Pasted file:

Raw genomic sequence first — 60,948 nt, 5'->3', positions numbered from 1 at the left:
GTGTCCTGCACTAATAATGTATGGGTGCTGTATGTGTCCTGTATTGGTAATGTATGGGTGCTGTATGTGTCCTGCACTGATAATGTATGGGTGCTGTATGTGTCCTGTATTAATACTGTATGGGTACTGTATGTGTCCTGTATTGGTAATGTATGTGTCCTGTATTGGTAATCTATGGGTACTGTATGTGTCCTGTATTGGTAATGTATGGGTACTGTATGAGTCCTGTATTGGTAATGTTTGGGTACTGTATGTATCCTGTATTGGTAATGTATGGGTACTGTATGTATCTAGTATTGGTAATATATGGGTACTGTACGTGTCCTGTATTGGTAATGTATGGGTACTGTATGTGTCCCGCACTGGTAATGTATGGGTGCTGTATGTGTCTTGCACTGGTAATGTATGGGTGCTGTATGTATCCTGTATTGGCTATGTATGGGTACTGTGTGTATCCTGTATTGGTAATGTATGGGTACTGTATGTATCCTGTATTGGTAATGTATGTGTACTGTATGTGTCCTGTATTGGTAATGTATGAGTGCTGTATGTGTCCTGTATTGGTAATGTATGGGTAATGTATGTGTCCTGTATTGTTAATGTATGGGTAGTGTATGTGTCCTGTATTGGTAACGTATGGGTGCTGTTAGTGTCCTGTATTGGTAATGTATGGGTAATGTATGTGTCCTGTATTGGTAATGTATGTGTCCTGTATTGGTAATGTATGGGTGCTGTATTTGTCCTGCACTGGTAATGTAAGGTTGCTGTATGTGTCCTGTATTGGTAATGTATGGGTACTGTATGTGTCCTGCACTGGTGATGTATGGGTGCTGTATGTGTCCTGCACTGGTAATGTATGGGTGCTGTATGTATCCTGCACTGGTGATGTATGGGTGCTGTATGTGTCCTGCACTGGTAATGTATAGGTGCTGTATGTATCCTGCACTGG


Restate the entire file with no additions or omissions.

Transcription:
Raw genomic sequence first — 60,948 nt, 5'->3', positions numbered from 1 at the left:
GTGTCCTGCACTAATAATGTATGGGTGCTGTATGTGTCCTGTATTGGTAATGTATGGGTGCTGTATGTGTCCTGCACTGATAATGTATGGGTGCTGTATGTGTCCTGTATTAATACTGTATGGGTACTGTATGTGTCCTGTATTGGTAATGTATGTGTCCTGTATTGGTAATCTATGGGTACTGTATGTGTCCTGTATTGGTAATGTATGGGTACTGTATGAGTCCTGTATTGGTAATGTTTGGGTACTGTATGTATCCTGTATTGGTAATGTATGGGTACTGTATGTATCTAGTATTGGTAATATATGGGTACTGTACGTGTCCTGTATTGGTAATGTATGGGTACTGTATGTGTCCCGCACTGGTAATGTATGGGTGCTGTATGTGTCTTGCACTGGTAATGTATGGGTGCTGTATGTATCCTGTATTGGCTATGTATGGGTACTGTGTGTATCCTGTATTGGTAATGTATGGGTACTGTATGTATCCTGTATTGGTAATGTATGTGTACTGTATGTGTCCTGTATTGGTAATGTATGAGTGCTGTATGTGTCCTGTATTGGTAATGTATGGGTAATGTATGTGTCCTGTATTGTTAATGTATGGGTAGTGTATGTGTCCTGTATTGGTAACGTATGGGTGCTGTTAGTGTCCTGTATTGGTAATGTATGGGTAATGTATGTGTCCTGTATTGGTAATGTATGTGTCCTGTATTGGTAATGTATGGGTGCTGTATTTGTCCTGCACTGGTAATGTAAGGTTGCTGTATGTGTCCTGTATTGGTAATGTATGGGTACTGTATGTGTCCTGCACTGGTGATGTATGGGTGCTGTATGTGTCCTGCACTGGTAATGTATGGGTGCTGTATGTATCCTGCACTGGTGATGTATGGGTGCTGTATGTGTCCTGCACTGGTAATGTATAGGTGCTGTATGTATCCTGCACTGG